By Lilian Schaer
Researchers team up for air quality project.
By Lilian Schaer
When it comes to animal welfare, Alexandra Harlander prefers to get her information straight from the horse’s mouth. Or, in this case, directly from the poultry she’s studying.
As a veterinarian and assistant professor in the University of Guelph’s Department of Animal Biosciences, she focuses on poultry behaviour and welfare, applying bird health and preference tests to current management practices to enhance poultry well-being and health.
“I always want to ask the animal what is good for them, that is my approach,” she explains, adding that when it comes to manure (feces and urine), for example, the birds are pretty specific.
Ammonia is one a big air quality challenge in poultry barns. Harlander teamed up with Bill van Heyst of Guelph’s School of Engineering on a project to determine the impact on laying hen behaviour of fresh air versus air contaminated with ammonia.
In fresh air environments, birds spent more time foraging and started foraging faster, and were more likely to spend a longer time foraging in air with naturally occurring ammonia instead of introduced synthetic ammonia.
This can have implications for recommendations on things like barn ventilation, manure management and litter quality in the national codes of practice for the care and handling of poultry, but will also impact how future behavioural research involving poultry and ammonia effects are conducted.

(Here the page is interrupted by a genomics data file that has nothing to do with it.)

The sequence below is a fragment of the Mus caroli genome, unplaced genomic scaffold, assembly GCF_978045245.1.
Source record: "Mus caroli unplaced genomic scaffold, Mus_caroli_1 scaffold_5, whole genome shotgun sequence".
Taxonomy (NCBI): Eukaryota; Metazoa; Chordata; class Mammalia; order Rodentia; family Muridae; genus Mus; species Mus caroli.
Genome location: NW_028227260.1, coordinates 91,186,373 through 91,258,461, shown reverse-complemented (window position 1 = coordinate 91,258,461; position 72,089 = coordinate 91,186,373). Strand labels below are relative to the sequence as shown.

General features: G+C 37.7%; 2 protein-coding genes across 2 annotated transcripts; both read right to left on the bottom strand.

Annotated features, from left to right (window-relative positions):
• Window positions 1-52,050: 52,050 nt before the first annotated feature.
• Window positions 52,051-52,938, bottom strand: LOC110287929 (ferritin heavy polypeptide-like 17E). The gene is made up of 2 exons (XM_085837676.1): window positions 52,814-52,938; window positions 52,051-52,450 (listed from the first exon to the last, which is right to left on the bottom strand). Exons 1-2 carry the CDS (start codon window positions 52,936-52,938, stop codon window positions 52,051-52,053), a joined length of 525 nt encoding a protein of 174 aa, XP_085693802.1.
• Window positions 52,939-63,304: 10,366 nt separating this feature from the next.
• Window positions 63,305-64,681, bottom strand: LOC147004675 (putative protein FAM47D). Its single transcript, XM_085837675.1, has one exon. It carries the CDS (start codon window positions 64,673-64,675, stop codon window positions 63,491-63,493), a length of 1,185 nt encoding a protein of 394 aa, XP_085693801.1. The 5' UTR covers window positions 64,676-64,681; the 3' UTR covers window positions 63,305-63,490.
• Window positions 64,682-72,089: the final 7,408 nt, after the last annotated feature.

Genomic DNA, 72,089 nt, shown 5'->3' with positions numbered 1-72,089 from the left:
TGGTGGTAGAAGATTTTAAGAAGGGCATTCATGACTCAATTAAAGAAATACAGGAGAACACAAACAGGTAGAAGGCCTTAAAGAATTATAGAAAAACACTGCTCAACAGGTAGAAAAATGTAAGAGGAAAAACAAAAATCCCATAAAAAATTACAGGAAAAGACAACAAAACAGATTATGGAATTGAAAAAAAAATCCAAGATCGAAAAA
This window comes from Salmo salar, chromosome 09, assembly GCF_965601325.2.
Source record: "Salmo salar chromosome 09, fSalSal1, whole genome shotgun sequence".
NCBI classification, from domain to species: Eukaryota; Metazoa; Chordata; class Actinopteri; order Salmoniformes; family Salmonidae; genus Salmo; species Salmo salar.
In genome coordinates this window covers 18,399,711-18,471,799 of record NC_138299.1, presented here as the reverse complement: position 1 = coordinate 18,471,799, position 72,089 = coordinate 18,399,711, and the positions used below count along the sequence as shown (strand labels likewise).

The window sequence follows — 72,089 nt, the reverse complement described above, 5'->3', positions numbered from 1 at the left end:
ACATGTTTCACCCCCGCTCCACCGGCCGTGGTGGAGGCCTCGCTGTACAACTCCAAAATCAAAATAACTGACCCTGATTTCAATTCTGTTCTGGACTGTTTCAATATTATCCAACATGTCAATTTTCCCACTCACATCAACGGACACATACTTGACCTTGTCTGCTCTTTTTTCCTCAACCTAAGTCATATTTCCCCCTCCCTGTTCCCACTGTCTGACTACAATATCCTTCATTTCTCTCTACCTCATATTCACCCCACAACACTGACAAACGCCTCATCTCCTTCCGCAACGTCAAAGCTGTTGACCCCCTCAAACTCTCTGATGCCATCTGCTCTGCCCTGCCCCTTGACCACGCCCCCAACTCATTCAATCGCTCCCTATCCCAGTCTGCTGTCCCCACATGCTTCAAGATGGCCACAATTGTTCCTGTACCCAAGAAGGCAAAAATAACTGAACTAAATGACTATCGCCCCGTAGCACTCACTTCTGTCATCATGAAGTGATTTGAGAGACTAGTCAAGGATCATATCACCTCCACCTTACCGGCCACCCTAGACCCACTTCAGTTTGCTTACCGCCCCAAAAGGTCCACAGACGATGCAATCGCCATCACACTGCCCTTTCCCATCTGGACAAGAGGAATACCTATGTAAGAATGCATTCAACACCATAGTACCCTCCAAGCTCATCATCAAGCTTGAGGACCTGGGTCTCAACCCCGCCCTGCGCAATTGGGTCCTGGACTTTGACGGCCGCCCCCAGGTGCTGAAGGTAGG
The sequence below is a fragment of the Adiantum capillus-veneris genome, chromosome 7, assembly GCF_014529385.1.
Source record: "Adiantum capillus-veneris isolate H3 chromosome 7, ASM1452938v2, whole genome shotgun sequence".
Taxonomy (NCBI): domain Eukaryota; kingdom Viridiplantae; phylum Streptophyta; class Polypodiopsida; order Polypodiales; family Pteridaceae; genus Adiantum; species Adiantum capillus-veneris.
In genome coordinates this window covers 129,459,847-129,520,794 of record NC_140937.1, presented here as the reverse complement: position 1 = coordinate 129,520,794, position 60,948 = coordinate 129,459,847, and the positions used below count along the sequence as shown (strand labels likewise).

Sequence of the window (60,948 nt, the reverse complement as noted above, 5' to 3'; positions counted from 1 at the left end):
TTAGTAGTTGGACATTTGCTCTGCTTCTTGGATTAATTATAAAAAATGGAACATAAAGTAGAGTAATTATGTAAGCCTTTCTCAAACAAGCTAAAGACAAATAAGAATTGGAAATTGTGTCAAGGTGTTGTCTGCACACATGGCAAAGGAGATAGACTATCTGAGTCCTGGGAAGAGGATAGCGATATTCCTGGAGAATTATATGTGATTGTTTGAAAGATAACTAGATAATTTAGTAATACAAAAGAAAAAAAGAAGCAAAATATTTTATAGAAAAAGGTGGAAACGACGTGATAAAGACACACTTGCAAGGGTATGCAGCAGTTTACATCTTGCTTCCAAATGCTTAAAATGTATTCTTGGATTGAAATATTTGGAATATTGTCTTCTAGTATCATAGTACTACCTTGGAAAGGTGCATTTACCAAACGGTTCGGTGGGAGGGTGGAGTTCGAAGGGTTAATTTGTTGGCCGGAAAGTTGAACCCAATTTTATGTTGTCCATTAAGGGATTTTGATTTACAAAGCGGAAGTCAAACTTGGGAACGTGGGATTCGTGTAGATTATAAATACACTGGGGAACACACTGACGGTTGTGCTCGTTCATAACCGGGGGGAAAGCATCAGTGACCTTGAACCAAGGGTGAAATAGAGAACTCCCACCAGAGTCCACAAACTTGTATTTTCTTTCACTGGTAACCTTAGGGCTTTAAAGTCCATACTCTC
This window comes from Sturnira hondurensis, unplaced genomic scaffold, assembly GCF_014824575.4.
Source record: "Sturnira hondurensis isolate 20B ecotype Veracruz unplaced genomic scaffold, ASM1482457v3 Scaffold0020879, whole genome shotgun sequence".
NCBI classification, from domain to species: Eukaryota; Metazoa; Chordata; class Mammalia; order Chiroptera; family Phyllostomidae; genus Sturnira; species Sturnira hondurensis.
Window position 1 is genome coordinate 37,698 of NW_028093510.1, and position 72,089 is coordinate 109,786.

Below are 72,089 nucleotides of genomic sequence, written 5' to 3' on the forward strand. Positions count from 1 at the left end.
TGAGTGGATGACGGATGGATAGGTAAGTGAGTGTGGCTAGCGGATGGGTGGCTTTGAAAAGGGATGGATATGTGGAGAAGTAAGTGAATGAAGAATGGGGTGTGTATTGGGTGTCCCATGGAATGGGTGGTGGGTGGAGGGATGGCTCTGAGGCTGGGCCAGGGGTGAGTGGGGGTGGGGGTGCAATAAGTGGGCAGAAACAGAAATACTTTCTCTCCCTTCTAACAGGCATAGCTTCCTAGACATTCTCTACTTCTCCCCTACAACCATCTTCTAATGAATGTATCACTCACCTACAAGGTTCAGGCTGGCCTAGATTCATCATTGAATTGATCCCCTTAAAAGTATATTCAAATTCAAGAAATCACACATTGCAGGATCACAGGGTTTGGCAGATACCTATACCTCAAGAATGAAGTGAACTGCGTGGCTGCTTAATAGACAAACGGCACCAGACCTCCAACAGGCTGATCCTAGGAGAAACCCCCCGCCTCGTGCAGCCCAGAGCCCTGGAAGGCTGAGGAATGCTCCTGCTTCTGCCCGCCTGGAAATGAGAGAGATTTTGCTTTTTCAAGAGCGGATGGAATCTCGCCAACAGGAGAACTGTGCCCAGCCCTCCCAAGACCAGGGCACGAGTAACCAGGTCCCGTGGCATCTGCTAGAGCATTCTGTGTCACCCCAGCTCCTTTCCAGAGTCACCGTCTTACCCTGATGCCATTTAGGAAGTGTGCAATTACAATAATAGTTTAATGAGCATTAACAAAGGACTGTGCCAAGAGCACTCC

“Birds behave differently under different conditions and they can differentiate between natural and synthetic ammonia,” Harlander says. “Providing fresh litter substrate is very important.”
Enriched cages for laying hens provide scratch pads on the mesh floors for natural hen behaviours like foraging and dust bathing. When no litter material is provided, though, manure can accumulate on the pads.
Another of Harlander’s behavioural projects showed that while the birds prefer to rest in clean areas, they like to forage and will do so in soiled litter or on dirty scratch pads if they have no other forage material available.
“Other animals tend to avoid soil areas, but birds will not avoid poop on their scratch pads if that’s the only thing they have to forage in,” she says.
Another interesting angle to the manure story, according to Harlander, is that laying hens will also eat manure from other birds, especially if they’re forced to forage in dirty litter.
Although they had a clear preference for clean feed, hens in another Harlander study consumed an average of 61.3 grams per day of feed containing feces and urine. What’s not known yet is how this manure consumption affects birds’ gut and overall health and work is now underway to investigate this in more detail, including how this could be linked to abnormal behaviours and feather pecking.
For egg farmers, Harlander’s research provides some clear recommendations:
- Birds prefer fresh air: Clean litter substrate and good ventilation will keep barn air quality high.
- Laying hens like to forage: Providing small amounts of clean forage materials prevents foraging in dirty litter or on soiled scratch pads
- Hens will ingest manure: Keeping feed clean lessens the chance they’ll eat manure, the health and behavioural impacts of which are not yet known.
These three studies all received funding through the AgriInnovation program of Growing Forward 2.
This article is provided by Livestock Research Innovation Corporation as part of LRIC’s ongoing efforts to report on Canadian livestock research developments and outcomes.
Lilian Schaer is a freelance writer and editor and communications specialist with Agri-Food Project Services Ltd. in Guelph, Ont.